One of the classes I had the opportunity to watch was pioneer women skills in which they learned how women lived in the 1800s.
Included was fire-building with flint and steel, demonstrations of flintlock guns and learning to throw a tomahawk and knife.
Tammy Mowry, national coordinator of the NWTF Women in the Outdoors program, is dedicated to providing interactive educational outdoors opportunities for women, conservation of the wild turkey and preservation of the wild turkey hunting tradition. For more information and membership in the national Women of the Outdoors program, go to www.womenintheoutdoors.com.
The NRA’s Women On Target program is designed to create more hunting and shooting opportunities for women. According to the NRA, there are about two million women who hunt and an additional four million who target-shoot. This program is designed to encourage, educate and mentor women’s responsible participation in the hunting and shooting sports in general.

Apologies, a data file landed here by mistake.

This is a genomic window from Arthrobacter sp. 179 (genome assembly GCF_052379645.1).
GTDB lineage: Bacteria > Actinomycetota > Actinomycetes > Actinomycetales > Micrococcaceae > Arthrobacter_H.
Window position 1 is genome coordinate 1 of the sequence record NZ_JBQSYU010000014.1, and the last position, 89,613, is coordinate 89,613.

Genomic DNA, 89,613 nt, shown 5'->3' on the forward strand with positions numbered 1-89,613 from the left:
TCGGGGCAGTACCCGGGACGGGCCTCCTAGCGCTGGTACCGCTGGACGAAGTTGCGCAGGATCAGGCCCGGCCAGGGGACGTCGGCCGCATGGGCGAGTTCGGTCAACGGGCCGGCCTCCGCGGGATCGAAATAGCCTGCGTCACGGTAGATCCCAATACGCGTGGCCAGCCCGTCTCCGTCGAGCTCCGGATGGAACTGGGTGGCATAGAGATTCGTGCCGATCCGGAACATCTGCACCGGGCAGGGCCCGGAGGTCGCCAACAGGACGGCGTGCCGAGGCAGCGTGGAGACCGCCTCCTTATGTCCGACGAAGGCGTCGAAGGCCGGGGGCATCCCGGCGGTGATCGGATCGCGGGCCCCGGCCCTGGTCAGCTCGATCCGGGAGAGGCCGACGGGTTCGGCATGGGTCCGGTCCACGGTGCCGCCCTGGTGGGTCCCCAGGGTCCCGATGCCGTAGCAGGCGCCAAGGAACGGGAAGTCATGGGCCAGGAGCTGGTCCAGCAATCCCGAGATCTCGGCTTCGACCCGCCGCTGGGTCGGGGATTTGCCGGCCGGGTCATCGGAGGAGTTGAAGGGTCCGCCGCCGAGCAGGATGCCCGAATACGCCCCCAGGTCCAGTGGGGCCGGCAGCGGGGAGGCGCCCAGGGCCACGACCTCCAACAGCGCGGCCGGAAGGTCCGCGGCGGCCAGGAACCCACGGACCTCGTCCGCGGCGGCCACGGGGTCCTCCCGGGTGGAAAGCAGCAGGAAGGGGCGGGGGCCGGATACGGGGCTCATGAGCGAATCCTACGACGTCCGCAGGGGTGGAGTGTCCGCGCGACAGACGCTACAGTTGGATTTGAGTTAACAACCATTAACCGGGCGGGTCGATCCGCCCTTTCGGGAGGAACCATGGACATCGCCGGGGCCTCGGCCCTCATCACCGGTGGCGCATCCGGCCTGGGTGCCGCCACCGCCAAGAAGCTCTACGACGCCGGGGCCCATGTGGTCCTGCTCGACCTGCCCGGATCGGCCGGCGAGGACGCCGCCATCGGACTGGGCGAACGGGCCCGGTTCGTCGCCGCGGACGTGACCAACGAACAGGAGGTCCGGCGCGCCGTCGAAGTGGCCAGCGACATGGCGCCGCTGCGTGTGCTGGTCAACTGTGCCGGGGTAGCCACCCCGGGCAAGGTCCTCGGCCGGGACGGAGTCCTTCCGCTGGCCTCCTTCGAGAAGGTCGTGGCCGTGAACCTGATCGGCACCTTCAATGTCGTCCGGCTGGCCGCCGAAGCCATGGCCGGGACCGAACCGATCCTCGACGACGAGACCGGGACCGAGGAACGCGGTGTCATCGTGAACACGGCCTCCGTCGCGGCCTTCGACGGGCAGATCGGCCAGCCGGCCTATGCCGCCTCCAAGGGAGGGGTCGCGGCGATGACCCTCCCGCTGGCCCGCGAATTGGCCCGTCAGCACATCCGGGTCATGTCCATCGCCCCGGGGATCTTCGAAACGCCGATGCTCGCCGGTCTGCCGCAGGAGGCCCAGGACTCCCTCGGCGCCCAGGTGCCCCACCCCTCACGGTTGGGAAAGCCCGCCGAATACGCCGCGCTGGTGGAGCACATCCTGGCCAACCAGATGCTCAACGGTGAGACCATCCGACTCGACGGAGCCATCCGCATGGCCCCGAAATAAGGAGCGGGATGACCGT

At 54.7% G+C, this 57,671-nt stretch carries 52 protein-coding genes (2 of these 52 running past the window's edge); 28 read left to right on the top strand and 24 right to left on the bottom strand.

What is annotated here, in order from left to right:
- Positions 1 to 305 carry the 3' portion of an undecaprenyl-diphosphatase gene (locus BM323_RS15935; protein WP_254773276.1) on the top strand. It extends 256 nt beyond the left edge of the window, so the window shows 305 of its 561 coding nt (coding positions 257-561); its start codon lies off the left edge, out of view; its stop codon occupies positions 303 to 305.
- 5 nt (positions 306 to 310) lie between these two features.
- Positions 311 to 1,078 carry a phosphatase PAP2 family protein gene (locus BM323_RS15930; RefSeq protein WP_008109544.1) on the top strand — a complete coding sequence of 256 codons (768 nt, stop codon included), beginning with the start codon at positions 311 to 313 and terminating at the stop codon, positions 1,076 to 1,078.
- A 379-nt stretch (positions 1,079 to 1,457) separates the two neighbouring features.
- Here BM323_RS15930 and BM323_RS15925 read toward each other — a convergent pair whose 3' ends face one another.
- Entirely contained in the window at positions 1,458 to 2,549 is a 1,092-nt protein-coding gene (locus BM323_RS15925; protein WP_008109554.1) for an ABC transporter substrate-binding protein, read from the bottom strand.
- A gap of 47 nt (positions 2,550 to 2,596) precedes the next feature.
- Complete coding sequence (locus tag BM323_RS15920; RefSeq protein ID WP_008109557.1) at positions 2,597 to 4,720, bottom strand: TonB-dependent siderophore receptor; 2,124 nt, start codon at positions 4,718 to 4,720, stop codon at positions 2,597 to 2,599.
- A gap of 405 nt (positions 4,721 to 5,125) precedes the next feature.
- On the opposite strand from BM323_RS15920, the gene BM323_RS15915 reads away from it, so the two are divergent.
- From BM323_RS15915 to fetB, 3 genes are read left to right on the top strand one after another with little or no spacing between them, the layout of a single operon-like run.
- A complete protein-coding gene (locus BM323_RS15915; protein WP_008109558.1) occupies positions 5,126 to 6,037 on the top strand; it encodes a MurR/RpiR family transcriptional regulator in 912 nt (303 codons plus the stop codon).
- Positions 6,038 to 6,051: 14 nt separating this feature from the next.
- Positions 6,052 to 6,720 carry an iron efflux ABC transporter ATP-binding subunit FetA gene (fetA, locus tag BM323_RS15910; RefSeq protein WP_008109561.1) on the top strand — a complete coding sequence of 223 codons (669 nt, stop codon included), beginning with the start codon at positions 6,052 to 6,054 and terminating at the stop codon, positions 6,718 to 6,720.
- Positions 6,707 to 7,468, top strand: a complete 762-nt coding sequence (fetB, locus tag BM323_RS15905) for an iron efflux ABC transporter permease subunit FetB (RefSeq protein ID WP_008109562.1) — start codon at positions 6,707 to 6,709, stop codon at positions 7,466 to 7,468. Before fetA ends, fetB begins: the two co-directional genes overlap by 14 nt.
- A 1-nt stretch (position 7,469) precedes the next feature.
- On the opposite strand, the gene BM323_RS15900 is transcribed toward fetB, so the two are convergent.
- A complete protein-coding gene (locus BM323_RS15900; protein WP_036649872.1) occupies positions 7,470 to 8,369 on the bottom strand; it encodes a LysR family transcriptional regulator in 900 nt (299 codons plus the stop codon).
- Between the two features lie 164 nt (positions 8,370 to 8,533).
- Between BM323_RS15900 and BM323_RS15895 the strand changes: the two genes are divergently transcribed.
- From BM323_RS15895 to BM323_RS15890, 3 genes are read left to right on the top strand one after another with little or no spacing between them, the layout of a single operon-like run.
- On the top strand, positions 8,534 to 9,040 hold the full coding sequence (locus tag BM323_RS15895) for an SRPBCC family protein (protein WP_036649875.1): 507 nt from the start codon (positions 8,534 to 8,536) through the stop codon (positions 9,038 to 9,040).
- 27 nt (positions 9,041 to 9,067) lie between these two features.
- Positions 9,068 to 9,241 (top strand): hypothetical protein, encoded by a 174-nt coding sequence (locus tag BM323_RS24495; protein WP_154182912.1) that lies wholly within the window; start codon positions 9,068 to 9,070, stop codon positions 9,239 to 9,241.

The NRA provides shooting and hunting skills training in a safe and supportive, women-only atmosphere which includes women-only hunts. Several years ago, I was asked to be one of the turkey guides for the NRA’s Women On Target turkey hunt in Florida. It was actually the first time I had ever hunted with a woman, but I quickly learned one thing: They can be fine hunters and pay closer attention to the details than we men do.
The woman I guided on this hunt listened to every word I said, and followed my instructions without any questions. And when that tom came in ever so slowly, I believe I was more nervous than she was. Now for the good part. On this hunt, the guns were furnished by H&R 1871, and her choice was a single-shot 10-gauge.
When that tom was 25 yards away, I told her to take him, and when she touched the trigger, he folded immediately and she rolled over backward from the recoil, but was up, on her feet and out to retrieve the bird before I was. Her shoulder hurt and her arm was bruised, but she never complained. This lady is now just one turkey (eastern) away from completing her first NWTF Grand Slam.